I
am
the
book
of
my
part. If
you
want
to
know
what
to
do
to
perform
my
part
you
must
look
at
me. Like
the
contents
of
a
book
memorized
to
save
it
from
oblivion,
these
contents
survive
in
the
body,
the
person
who
remembers
it,
my
part
resides
here,
I
am
the
book. When
I
impress
my
mind
with
the
patterns
and
talk,
the
pauses
and
direction,
the
contents—unconscious
but
felt,
I
am
the
book
of
my
part.
I
remember
not
just
the
way
I
will
walk
but
why,
and
how
this
started
and
how
it
was
different
once.
I
remember
the
large
parts:
the
speeches,
the
23-minute
dance,
and
the
small
things:
the
point
at
which
I
undo
the
double
knots
in
my
shoes. I
remember
the
way
I
sat
in
Prague
when
I
used
the
internet
to
find
Lenny
Bruce,
and
now
that
city,
that
theatre,
and
the
bench
I
sat
on
are
carried
through
to
the
moments
when
I
remember
those
words
of
Lenny
Bruce
because
there
I
began
to
absorb
and
to
memorize
all
that
is
now
part
of
the
fabric
and
the
texture
of
the
way
the
performance
is
written
in
my
head.
When
I
told
her
in
Chicago
that
I
had
to
remember
to
untie
the
double
knots
in
my
shoes
during
her
speech,
the
speech
she
would
now
hear
from
the
audience
while
someone
else
performed
her
part,
the
part
that
she
taught
through
the
sweat
of
summer
with
the
unborn
child
inside
her,
and
I
would
use
her
as
my
way
to
remember—especially
as
she
wouldn’t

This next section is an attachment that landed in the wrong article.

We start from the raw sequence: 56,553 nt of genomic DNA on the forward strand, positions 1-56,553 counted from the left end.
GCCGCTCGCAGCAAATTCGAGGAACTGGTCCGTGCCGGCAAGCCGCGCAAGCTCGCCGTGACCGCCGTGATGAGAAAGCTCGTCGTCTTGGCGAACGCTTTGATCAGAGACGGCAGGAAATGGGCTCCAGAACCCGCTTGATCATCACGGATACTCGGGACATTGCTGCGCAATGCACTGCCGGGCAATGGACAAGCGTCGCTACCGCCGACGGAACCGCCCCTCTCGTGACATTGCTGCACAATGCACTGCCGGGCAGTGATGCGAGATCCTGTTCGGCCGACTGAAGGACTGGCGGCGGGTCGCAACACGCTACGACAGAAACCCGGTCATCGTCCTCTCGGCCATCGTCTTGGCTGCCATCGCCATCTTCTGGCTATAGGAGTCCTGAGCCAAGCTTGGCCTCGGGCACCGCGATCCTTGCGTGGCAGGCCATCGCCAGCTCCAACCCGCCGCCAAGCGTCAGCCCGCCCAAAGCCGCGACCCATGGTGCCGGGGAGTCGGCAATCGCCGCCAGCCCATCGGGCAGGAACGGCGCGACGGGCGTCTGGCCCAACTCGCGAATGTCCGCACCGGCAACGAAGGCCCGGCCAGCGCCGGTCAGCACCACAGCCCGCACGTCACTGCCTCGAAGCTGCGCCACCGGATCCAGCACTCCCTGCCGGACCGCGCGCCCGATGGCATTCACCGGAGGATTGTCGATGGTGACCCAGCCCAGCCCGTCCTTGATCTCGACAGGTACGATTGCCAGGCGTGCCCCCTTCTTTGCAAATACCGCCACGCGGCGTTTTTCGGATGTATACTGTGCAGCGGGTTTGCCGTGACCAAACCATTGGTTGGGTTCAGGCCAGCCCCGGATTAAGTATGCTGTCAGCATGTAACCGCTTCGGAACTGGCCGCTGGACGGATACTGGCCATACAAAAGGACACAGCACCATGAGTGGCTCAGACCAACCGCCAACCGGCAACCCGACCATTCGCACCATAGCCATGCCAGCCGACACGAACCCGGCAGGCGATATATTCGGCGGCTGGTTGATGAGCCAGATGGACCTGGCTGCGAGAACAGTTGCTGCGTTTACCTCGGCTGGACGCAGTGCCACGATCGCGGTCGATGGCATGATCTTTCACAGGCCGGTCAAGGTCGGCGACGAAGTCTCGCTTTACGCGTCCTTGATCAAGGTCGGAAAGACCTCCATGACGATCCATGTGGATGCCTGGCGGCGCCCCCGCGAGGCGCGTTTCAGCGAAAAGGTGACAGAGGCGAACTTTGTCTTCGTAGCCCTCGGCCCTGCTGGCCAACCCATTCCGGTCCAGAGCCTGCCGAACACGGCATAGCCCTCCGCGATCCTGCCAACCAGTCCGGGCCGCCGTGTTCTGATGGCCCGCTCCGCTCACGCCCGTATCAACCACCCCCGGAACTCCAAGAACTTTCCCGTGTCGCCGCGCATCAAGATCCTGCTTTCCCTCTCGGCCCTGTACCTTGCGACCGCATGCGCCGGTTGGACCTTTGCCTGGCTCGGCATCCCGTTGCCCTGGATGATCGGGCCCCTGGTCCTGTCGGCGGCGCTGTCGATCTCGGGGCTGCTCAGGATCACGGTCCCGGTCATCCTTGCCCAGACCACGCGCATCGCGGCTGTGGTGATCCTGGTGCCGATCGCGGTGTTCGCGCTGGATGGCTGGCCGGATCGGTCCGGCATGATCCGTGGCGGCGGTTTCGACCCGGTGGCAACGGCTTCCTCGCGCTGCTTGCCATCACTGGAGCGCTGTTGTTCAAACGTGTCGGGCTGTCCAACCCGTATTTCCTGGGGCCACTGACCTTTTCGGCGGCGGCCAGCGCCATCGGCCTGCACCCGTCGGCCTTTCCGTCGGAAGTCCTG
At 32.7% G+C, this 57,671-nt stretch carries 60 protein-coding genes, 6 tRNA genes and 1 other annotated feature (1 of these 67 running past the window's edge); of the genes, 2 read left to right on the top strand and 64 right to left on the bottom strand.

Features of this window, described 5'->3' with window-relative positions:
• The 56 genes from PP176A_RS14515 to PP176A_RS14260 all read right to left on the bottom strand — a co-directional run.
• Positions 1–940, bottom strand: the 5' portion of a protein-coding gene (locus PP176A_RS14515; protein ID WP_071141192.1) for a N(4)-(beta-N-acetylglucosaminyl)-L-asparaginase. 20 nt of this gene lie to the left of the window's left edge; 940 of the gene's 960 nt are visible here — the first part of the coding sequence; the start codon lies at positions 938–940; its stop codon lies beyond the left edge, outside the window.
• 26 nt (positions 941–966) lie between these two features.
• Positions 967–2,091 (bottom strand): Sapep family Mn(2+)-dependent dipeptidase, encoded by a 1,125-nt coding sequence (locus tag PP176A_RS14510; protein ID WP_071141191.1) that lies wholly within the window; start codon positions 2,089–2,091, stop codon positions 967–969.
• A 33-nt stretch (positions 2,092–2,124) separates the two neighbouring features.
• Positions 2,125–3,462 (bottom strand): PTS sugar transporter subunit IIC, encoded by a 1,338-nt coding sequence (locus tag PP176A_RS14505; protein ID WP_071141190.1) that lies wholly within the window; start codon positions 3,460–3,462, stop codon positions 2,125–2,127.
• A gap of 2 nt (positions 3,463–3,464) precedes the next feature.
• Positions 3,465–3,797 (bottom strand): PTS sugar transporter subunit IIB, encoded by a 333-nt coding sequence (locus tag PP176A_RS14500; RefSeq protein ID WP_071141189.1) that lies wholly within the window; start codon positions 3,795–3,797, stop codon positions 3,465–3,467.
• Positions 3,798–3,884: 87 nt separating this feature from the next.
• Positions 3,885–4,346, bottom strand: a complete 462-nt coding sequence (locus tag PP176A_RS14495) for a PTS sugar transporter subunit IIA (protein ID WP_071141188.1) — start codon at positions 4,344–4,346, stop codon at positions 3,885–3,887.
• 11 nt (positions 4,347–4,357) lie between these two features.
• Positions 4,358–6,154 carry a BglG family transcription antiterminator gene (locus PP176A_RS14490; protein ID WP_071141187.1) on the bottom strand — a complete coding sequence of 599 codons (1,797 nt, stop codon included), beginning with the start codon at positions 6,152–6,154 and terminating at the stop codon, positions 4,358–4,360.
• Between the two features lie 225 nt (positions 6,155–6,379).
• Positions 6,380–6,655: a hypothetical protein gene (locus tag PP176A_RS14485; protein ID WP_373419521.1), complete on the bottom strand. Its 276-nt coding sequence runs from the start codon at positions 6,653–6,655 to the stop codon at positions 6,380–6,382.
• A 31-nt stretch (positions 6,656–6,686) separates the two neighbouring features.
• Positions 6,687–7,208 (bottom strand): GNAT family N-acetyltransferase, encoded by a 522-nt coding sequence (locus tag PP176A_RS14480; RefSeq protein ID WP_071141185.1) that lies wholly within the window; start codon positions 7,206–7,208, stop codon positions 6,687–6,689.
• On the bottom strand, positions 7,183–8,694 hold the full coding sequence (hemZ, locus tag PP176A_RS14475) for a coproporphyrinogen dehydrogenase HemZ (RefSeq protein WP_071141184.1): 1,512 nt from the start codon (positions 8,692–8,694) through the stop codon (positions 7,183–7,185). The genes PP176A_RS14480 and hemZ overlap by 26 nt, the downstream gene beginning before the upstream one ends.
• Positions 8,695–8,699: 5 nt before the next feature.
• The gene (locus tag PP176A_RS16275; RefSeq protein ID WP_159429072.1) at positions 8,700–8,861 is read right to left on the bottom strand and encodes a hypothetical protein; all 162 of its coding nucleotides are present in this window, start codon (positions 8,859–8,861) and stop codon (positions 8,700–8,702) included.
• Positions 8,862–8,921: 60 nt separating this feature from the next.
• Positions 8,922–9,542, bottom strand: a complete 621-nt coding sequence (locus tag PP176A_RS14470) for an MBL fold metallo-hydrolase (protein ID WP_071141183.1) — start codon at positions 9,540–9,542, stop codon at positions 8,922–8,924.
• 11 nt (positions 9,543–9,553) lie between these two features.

be
there—I
realized:
She
is
also
the
book
of
my
part. Every
moment
matters,
they
are
all
written
together,
with
different
weights
and
measures,
but
all
present
and
transformed
in
the
way
I
incline
them.
When
one
of
us
is
missing,
there
is
a
rift,
and
like
any
body
we
work
to
heal
and
to
carry
on
but
the
absent
body
remains
a
presence
impressed
in
that
memory:
the
memory
of
our
part.
In
the
town
where
he
grew
up,
my
friend
is
speaking
in
a
language
I
don’t
understand.
In
order
to
get
to
the
party
later
tonight
he
receives
a
set
of
instructions.
One
day
I
ask
about
this
recurring
situation
in
which
he
asks
for
directions
and
the
directions
are
the
length
of
a
short
story.
He
blinks
and
asks,
haven’t
you
noticed?
these
streets
have
no
names
and
the
numbers
on
the
buildings
are
not
in
sequential
order.
In
fact,
the
buildings
are
numbered
in
the
order
in
which
they
were
built
and
this
town
has
been
here
for
thousands
of
years. When
I
think
of
this
moment
in
which
I
learned
there
are
approaches
to
organizing
the
world
I
have
never
imagined,
that
numbers
might
not
follow
straight
lines,
I
also
think
of
Goat
Island.
Goat
Island
has
always
been
a
place
where
the
addresses
follow
their
own
logic:
the
logic
of
the
moment.
=> info | Construct a last
Exhibition: The Last Performance [dot org] @ Haus Der Kulturen Der Welt